Hello and welcome back to another… well, it’s not really a hot sauce… but it is, kinda, but it’s not, but it is… Oh well, welcome back to another review. I think I’m going to group this more in with the jams that I did from Marie Sharp’s as opposed to specifically hot sauces. But, in the end, does it really matter? No. I’m taking a look at Mike’s Hot Honey. This is the final product alluded to that came in my care package from Kim & Kelly that also included Wild Green’s sauce as well as the sauces from The General. So, as always, thanks to them for giving me a chance to give this a go.
Now, before I get too far, I want to mention that, generally speaking, I’m not a huge fan of honey. It’s such a powerful sock in the face when you have it, I feel it can easily just overpower other flavors very easily, even when used sparingly. The only time I really use honey all that much is if I have a sore throat, where I’ll take teaspoons of it straight since it has a lot of anti-microbial properties. And yeah, for me, that’s a rough thing to do. I’ll take the spoonful and be like, “Bwaah! Ha-HAAA!” as I swallow it down. But, as with these things, I still want to be objective in my analysis. Maybe it’s just the fact that the honey hasn’t been infused with peppers that’s been the problem all along!
Looking at the side, there’s only 3 ingredients listed: honey, chiles, and vinegar. Honey, as expected, is the base. They don’t say if it’s any particular kind of honey, at least on the bottle. And while I’ve not gone and tasted a bunch of different types, I do know that, say, clover honey can taste different from lavender honey or wildflower honey. They also don’t specify what types of peppers they’re using. I’m going to guess cayenne, but that’s really just a guess. finally, there’s vinegar. I’m guessing here that’s because they’re not just taking whole peppers and putting it in honey to set for a while, but they’re adding pepper mash, which is usually a mix of pepper pulp and vinegar. And, you never know, maybe a sour/bitter bite will help tone down some of the super-sweet that honey usually has.
I’m testing this honey out on Thomas English Muffin. I went grocery shopping the other day and picked them up while out. I know I’ll need to eat them quickly, because it’s been rainy here a lot lately, and that means it’s also extra-moldy. So fresh bread won’t last long.
Anyway, I toasted up the muffin and added some softened butter and then a teaspoon or so of the honey on top. I should note that I also had a muffin with just regular honey on it as a “control” of sorts. And a couple extras I had Marie Sharp’s Mango Jam on, because that stuff’s amazing. But I’m getting off-track.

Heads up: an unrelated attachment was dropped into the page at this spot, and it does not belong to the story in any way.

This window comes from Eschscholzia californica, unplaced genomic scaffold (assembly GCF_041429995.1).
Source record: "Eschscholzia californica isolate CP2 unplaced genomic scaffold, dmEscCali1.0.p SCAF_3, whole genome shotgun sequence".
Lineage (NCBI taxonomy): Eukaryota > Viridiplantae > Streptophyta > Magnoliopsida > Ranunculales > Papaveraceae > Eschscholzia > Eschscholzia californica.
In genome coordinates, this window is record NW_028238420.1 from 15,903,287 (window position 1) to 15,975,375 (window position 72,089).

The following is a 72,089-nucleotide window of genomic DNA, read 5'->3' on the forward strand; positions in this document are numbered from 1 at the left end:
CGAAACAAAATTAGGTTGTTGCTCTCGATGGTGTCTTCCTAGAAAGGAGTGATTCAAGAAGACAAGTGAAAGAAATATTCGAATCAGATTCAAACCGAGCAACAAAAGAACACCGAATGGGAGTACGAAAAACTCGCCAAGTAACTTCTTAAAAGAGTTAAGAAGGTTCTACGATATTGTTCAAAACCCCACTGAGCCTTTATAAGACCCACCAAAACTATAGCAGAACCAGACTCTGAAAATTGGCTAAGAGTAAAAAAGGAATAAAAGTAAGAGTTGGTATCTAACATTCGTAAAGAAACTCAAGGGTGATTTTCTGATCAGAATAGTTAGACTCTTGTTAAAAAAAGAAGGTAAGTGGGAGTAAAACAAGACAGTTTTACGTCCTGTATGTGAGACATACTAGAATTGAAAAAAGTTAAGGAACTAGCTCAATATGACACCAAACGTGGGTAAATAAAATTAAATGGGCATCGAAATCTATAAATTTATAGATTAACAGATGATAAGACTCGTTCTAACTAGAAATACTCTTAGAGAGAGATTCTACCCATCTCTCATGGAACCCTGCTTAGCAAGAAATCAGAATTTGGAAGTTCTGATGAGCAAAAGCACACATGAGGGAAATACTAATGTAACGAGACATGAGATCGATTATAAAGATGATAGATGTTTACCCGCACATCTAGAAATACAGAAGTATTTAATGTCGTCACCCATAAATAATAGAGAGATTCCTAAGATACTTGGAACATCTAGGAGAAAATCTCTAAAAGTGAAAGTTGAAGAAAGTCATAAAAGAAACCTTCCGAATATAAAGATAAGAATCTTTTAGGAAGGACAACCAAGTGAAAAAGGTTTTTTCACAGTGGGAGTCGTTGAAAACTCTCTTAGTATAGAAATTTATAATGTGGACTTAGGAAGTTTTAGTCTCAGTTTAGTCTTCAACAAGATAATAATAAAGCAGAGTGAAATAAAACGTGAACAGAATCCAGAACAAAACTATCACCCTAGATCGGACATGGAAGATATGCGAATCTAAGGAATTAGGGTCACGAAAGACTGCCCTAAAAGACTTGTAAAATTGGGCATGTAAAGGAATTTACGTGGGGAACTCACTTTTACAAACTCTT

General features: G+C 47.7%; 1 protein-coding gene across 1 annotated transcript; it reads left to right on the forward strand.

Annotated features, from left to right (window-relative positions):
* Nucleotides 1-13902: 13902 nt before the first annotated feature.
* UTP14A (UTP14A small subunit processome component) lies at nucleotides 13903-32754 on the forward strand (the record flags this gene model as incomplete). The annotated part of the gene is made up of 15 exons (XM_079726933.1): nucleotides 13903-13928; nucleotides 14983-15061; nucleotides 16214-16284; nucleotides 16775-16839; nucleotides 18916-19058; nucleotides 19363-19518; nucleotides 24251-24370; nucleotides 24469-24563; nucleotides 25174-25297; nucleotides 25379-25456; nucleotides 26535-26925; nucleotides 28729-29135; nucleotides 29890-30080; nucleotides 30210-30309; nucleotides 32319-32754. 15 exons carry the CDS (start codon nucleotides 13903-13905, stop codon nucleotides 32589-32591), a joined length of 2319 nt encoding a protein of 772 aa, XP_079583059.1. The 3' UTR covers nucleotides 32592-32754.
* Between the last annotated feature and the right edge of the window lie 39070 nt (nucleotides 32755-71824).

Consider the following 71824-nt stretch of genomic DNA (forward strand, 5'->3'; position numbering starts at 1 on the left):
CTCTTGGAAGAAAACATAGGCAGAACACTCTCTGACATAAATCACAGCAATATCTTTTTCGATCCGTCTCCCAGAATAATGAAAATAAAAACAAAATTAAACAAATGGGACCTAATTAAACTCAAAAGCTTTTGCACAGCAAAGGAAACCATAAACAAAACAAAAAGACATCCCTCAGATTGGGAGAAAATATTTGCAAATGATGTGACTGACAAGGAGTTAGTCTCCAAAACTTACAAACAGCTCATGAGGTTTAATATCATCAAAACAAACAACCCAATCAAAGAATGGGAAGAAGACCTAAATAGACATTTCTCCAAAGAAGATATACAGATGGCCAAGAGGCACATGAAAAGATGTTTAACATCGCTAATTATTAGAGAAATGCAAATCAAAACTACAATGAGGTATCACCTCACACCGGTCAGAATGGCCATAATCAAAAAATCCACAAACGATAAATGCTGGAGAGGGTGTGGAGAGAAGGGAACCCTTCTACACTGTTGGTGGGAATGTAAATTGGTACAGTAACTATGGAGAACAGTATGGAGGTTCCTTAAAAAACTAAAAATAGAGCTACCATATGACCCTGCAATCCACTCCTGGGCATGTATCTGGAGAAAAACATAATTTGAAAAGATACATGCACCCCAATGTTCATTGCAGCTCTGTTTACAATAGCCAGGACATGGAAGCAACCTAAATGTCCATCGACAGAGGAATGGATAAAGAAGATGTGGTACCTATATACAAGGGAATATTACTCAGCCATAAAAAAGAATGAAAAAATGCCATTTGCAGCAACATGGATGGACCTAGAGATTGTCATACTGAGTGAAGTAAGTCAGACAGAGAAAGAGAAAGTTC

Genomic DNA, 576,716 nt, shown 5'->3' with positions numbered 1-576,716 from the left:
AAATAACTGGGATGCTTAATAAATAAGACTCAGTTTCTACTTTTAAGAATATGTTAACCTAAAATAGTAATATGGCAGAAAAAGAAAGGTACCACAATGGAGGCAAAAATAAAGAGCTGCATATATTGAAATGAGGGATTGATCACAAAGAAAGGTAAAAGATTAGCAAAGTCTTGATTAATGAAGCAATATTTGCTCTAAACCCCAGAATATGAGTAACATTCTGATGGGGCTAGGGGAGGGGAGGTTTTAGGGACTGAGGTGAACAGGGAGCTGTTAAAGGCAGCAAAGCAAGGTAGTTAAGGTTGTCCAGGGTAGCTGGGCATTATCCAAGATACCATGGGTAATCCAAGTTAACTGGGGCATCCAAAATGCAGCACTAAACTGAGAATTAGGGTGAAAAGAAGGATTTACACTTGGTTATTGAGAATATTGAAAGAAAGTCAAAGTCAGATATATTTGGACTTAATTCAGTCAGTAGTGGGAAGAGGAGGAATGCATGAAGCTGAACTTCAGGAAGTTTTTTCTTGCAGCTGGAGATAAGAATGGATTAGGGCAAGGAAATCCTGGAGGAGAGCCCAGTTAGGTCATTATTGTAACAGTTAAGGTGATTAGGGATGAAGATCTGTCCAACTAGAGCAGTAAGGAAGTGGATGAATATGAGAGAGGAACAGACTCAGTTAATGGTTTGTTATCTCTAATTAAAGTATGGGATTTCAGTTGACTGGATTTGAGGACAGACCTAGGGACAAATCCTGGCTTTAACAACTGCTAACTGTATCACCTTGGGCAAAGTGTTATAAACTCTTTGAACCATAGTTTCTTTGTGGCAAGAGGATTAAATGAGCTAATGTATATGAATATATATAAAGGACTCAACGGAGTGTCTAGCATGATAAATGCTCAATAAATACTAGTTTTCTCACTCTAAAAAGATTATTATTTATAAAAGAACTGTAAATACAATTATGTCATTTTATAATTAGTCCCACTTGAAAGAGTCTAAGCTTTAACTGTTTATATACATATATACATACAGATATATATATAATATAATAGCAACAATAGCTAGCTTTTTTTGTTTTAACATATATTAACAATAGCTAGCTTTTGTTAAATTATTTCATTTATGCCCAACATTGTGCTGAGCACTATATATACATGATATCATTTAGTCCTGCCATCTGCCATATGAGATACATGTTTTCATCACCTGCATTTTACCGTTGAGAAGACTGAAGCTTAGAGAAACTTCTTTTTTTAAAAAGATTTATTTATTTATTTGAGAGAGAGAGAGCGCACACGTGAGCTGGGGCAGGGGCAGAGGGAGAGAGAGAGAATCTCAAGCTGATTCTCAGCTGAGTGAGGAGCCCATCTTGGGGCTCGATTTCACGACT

I had the regular honey muffin first and, yeah, it was what I was expecting. Super-sweet flavor and the flavor of honey itself, which I’ve been trying now for about a half-hour to come up with words to describe, but all I can come up with is “honey.” If you know what honey tastes like, then you know what it tastes like. If you don’t, you’ll just have to find some honey and give it a try. And yeah, it was fine, but it definitely wasn’t my favorite.
Moving on to the Mike’s muffin, I should probably start by saying that it poured out exactly the same as the regular honey. It had the same viscosity. So, despite having vinegar in there, it wasn’t thinned out at all. Taking a bit, I will say that there wasn’t that sort of jolt of sweet that I get from the regular honey. There was still the general flavor of honey, though it was a bit toned down as well. And on the very, very, very back end, just the slightest bit of heat. I have to say, I don’t know if I just didn’t use enough (I used what I figured an appropriate amount for an English Muffin would be. It was definitely on there, but not pooling or anything like that) or what, but I’m not 100% sure I’d’ve been able to tell you that this was “hot honey” if I’d not known ahead of time. However, taking a fingerfull just now, I definitely get the heat more, but it’s generally rather mild. Like, an off-the-shelf hot sauce will be a bit hotter. I have to say, it does complement the flavor of honey fairly well. And, if given a choice of regular honey versus the hot honey, I would go with the hot honey because I feel the flavor’s a bit more rounded and you get that bit of interest from the chiles in there.
So yeah, overall, I like it more than regular wildflower honey, though I’m still not going to be chugging this or anything. Though, I’m not really sure who chugs honey to begin with, but there we are. I’m glad that honey effectively never goes bad, since I’m guessing I’ll go through this stuff slowly. I guess if I get a sore throat with a stuffy nose, I can tackle both ailments at the same time (since peppers have natural decongestants in them).
Suggested dishes: The side of the bottle lists a bunch of things. I’m not entirely sure I’d go with all of them (putting this on pizza? Ok. You do you, homey). But it does say chicken, which I can definitely see. Chicken and waffles, specifically. And I could see actually putting this on some BBQ ribs, to be honest. Maybe not a ton, but as part of the glaze that goes on at the end? Sure, I could see that. I think those would be my main two suggestions.
If you’re looking for some Mike’s Hot Honey of your own, you can find it on their website here: https://mikeshothoney.com/collections/products/products/mikes-hot-honey